- After being obliged to hire nursing students and medical residents to staff an emergency room over the weekend, a hospital network in the city.
- Unknown which of the two emergency rooms UHN oversees at Toronto Western and Toronto General hospitals had issues over the weekend.
After a hospital network in the city was forced to employ nursing students and medical residents to bolster an emergency room over the weekend, an Ontario nurses union worries that health care staffing shortages in the Toronto area may worsen.
According to a statement made by the University Health Network on Monday, an ER was supported by professionals from various units, including medical residents, personal support workers, and nursing students.
Additionally, according to UHN, inpatient units are pushed to promptly admit patients from the ER to wards and speed discharges.
The Ontario Nurses Association president, Cathryn Hoy, called it “shocking” that a Toronto hospital needed backup to keep its ER open and pointed out that recent brief ER closures had been primarily centered in rural areas.
It is a bandage. It suggests to me that this is just the tip of the iceberg, and we are in serious trouble, Hoy said in a Monday interview.
UHN manages two emergency rooms at Toronto Western and Toronto General hospitals, although it was unclear which one experienced problems over the weekend.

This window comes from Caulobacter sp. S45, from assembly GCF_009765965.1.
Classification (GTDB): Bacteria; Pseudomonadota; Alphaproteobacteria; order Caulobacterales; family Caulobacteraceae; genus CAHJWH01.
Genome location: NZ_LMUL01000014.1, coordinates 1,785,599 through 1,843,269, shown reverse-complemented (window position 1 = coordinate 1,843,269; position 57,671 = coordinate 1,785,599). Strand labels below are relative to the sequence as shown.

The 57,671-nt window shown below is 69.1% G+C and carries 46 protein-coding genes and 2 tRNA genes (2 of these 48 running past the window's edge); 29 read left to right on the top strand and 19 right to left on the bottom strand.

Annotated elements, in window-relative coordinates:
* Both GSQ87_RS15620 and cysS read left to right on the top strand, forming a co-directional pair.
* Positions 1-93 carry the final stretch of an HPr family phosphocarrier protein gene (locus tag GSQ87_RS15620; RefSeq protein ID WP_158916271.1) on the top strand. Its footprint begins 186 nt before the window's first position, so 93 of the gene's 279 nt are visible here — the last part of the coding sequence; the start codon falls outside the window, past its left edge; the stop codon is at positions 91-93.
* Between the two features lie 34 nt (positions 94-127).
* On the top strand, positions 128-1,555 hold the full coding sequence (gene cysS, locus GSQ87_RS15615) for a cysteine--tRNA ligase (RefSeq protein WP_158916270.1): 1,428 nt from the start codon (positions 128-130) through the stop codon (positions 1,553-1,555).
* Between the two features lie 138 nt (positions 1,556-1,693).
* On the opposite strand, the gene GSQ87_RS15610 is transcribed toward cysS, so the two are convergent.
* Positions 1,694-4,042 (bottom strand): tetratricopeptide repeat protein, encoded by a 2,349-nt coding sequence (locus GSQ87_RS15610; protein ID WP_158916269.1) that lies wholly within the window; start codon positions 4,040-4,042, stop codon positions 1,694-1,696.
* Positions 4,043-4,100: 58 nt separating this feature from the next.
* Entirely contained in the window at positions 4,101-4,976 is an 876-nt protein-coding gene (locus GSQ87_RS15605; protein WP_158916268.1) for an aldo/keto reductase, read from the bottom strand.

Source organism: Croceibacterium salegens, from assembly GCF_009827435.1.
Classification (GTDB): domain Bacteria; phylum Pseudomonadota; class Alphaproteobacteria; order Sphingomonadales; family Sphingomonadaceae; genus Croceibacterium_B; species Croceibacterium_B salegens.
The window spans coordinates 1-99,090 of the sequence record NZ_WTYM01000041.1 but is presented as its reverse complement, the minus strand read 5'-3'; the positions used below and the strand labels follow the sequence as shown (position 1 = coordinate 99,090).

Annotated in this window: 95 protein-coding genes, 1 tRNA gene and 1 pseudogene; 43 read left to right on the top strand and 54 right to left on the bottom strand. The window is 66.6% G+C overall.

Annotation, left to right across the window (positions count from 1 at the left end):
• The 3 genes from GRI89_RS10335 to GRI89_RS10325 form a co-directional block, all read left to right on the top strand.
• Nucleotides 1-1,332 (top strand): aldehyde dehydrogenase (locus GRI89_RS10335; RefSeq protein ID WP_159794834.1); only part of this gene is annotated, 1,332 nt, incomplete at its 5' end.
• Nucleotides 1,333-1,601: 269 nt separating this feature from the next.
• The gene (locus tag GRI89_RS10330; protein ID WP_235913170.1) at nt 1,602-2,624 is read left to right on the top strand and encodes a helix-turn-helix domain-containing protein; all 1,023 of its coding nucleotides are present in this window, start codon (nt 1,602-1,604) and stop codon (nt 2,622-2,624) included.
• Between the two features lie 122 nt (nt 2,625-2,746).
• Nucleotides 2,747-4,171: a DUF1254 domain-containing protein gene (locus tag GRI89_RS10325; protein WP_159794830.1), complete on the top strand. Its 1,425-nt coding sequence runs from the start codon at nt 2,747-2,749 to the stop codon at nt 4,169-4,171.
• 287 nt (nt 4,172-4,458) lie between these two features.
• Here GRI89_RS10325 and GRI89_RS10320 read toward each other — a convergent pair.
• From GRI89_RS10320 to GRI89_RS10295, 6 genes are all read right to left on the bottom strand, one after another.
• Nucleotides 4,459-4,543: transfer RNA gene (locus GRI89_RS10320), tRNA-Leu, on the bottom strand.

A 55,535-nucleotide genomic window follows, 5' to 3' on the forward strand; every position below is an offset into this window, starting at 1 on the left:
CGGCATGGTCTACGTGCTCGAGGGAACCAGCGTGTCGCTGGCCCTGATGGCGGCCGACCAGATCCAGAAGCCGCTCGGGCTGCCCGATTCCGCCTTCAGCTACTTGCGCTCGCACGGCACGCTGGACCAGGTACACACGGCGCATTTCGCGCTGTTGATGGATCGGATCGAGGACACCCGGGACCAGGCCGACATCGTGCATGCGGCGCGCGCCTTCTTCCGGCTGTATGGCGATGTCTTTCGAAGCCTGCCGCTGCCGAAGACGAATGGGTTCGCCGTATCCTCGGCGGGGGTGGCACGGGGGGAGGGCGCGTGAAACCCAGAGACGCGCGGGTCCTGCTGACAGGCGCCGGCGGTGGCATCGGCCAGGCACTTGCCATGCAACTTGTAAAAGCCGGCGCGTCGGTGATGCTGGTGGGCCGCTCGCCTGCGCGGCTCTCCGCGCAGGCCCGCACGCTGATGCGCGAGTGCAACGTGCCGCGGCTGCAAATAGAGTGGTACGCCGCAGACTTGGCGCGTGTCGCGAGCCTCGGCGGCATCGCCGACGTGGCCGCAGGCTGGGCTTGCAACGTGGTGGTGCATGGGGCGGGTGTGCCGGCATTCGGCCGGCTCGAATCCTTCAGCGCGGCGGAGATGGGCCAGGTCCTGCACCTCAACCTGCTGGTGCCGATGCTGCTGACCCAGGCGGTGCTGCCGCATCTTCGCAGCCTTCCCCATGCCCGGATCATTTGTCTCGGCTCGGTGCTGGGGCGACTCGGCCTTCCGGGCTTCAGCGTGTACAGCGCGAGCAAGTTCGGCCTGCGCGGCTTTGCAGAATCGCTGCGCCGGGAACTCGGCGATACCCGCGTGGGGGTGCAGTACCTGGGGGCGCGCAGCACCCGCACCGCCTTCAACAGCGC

The hospital network is experiencing a staffing deficit after smaller hospitals in Perth, Alexandria, Clinton, Listowel, and Wingham had to close their emergency rooms for hours or even days in recent weeks due to a lack of staff, as per administrators.
Hoy claimed that the province is having trouble retaining nurses because they are worn out from spending more than two years on the front lines of the pandemic and angry at the law that limits salary increases to 1%.
In the upcoming weeks, she anticipates staffing issues at ERs throughout Toronto will only worsen. She said that the forthcoming long weekend, when ERs normally experience a spike in visits, may make these difficulties even worse.
She added of nurses, “(Hospitals) can’t count on putting out these requests for help because) they’re going to continue to burn out.”
Among other things, the nurses union wants the govt to revoke the pay-cap law and expedite the licensure of nurses with international training.
UHN admitted that this weekend’s repairs were only temporary. The network claimed it concentrated on “longer-term solutions,” such as global hiring and digital health solutions.
UHN’s temporary solution appeared to be successful and had “some innovation,” according to Dr. James Maskalyk, an emergency physician at St. Michael’s Hospital as well as an assistant professor at the University of Toronto.
But he cautioned that it was not viable and ran the risk of burdening other aspects of the healthcare system.
The specialists, he declared, are the nurses. And anyone who has “less than their knowledge,” such as students or medical personnel from other departments, could prevent patients from receiving prompt care in a way that shows they are in an expert’s hands.
The Ontario government has stated that it is striving to solve the shortage of nurses in the province by offering lump-sum retention bonuses and funding for nurse recruitment.
Premier Doug Ford recently said that he would consider inflation while negotiating a contract with the healthcare industry.
Source: CTV News
Get Canada and Ontario’s top News, Market news, and other worldwide news only on Ontario Independent